Earlier this week, the first rehabilitation centre for ‘Internet addicts’ was opened in the United States. De-addiction camps in China were in the news recently for the death of a teenager because of the brutal methods used there to cure ‘Internet addiction.’
‘Internet addiction’ for now is a catch-all term that not only stands for addiction to specific activities such as gambling or gaming but also refers to longer hours devoted to the computer network at the expense of other activities. Though the Internet is only a medium of communication and information transmission like the printed book or television, ‘addiction’ is being used in this case with concern because of a fundamental dialectic: ‘quantity becomes quality.’ “A whole new world is just a click away with the Internet. It is a medium just like books and TV, but the amount of interaction it makes possible with others, sometimes replacing the need for real world interaction, makes it vastly different,” says E.S. Krishnamoorthy, consultant neuropsychiatrist, Voluntary Health Services, Chennai. Though chemical changes may not be induced by the broadly repetitive action involved in gaming and general ‘Internet addiction,’ social behavioural modifications do take place, including sleep deprivation and aggression towards the depriver of access to the Internet, he says. “It is somewhat between Obsessive Compulsive Disorder (OCD) and addiction due to substance abuse. Substance abuse-led addiction focusses on gratification which this form of attachment provides, though there is no chemical ingestion. At the same time, the behavioural modifications are similar to those with OCD. It is almost like the ‘rush’ gamblers get out of a purely gratification-oriented repetitive action,” Dr. Krishnamoorthy adds.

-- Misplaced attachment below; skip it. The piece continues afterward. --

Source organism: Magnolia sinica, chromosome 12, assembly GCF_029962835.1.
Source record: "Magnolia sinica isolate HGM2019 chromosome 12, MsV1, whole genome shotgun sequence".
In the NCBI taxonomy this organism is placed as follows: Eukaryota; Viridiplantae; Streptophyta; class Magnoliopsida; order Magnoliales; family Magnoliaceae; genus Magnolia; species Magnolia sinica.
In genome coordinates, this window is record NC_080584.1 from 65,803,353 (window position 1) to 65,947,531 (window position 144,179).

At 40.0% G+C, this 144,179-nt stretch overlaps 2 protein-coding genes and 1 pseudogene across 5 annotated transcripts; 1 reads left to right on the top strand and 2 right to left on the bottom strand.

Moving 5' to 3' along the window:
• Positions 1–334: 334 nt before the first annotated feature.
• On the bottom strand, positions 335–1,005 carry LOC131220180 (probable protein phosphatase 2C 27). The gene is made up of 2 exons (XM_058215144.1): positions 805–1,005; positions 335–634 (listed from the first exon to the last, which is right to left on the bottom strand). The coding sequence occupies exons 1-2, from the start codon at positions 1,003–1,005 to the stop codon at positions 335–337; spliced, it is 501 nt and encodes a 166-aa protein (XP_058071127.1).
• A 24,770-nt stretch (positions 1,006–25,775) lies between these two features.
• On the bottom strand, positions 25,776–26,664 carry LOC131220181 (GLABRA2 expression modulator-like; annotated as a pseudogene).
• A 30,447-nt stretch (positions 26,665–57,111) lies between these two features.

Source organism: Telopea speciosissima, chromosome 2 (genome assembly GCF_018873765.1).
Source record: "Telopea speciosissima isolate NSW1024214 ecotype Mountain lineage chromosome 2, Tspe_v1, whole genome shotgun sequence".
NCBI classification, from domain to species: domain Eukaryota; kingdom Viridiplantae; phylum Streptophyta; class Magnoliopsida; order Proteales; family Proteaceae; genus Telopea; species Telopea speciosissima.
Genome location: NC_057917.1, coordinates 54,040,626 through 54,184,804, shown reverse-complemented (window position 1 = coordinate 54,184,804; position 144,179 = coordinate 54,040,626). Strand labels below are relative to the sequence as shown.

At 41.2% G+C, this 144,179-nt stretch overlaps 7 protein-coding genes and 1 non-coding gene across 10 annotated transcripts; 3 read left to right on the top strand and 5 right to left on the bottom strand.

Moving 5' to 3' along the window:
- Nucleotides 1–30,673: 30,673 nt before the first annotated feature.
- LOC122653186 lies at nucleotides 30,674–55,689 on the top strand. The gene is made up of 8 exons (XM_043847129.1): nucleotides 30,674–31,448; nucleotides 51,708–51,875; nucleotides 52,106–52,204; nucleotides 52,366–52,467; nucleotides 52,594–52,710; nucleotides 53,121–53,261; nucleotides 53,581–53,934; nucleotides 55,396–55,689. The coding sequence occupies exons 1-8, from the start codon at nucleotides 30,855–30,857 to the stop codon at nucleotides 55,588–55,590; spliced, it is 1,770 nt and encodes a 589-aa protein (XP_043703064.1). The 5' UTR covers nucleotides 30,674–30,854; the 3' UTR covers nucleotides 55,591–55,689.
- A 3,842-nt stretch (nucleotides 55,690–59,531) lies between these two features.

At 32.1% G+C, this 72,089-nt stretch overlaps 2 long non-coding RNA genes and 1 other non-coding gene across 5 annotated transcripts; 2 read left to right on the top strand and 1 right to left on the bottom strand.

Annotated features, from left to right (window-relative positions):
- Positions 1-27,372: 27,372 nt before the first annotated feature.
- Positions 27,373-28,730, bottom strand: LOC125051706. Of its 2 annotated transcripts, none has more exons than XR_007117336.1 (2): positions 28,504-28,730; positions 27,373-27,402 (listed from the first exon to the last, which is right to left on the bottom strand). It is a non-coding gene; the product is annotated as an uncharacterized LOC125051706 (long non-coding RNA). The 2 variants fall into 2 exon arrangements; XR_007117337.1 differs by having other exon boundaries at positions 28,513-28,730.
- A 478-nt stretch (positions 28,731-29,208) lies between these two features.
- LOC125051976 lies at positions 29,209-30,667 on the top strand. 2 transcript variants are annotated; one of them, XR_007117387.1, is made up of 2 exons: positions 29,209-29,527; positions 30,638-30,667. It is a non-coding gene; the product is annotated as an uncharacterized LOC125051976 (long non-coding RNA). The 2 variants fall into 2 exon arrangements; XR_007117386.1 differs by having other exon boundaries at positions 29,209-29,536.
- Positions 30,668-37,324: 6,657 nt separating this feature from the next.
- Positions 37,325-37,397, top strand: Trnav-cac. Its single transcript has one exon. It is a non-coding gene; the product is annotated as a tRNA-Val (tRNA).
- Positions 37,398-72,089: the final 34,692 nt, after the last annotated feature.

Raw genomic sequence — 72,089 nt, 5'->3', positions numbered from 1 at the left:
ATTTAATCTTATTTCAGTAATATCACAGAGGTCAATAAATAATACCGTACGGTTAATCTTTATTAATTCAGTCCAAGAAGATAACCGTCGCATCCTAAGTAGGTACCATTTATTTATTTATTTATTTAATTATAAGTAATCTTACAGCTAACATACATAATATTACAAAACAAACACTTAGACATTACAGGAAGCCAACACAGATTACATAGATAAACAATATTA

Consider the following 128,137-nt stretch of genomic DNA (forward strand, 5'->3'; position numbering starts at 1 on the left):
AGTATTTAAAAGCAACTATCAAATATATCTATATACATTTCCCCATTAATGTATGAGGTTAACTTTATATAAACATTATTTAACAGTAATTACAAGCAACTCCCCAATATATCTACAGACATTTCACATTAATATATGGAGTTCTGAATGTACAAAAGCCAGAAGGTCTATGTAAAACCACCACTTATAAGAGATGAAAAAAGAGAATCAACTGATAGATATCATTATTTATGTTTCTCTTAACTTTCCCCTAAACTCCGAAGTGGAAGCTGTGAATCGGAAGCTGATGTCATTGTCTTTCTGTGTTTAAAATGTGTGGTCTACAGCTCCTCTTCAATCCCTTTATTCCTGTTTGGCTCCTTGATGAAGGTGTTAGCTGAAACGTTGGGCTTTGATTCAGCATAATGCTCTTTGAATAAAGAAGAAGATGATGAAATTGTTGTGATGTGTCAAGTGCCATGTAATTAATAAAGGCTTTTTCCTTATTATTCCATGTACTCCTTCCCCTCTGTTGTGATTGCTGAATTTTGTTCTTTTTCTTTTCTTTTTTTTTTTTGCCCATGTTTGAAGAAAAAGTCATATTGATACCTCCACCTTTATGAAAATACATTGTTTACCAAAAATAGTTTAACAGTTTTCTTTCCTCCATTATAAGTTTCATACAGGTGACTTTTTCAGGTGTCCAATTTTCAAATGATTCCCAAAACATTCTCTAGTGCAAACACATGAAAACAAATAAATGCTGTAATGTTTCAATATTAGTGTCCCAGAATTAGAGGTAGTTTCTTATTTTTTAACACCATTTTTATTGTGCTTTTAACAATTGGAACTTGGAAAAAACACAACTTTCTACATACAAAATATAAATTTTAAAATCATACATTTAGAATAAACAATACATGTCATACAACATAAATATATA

Sunil Abraham, director-policy, Centre for Internet and Society, Bangalore, says what constitutes ‘Internet addiction’ is sometimes misunderstood because of a generational gap between those who grew up immersed in technology and those who adopted technology later in their lives. Can a teenager’s extensive use of social networking be categorised as ‘addiction’? Not necessarily. Social networking could lead to forging new relationships which could be beneficial. For now, such activities may not be the norm, but it could be the way our society is configured in the future, says Mr. Abraham. The Internet itself offers solutions to balance your real and virtual activities. For instance, ‘Freedom’ is an application that disables networking on an Apple computer for up to eight hours at a time. In the settings of Google mail, you can enable ‘Email addict’ (a Google Labs feature) that disables your screen and makes you invisible on chat for 15 minutes. There are many such timer software that let you set a period for which a certain activity would be banned. Dr. Krishnamoorthy advocates counselling and concerted effort to increase real world social interactions for “treating” Internet addiction. He warns that the problem is larger in that we are creating an “inward-looking society.” “There is a big problem on hand if many people replace the real world with the Internet instead of using it as a device to enhance interactions,” he says. Mr. Abraham says controls should come from a more open and informed discussion, of which even children are a part. Dubbing an activity not fully understood an “addiction” and imposing old-fashioned controls are not the right approach, he adds.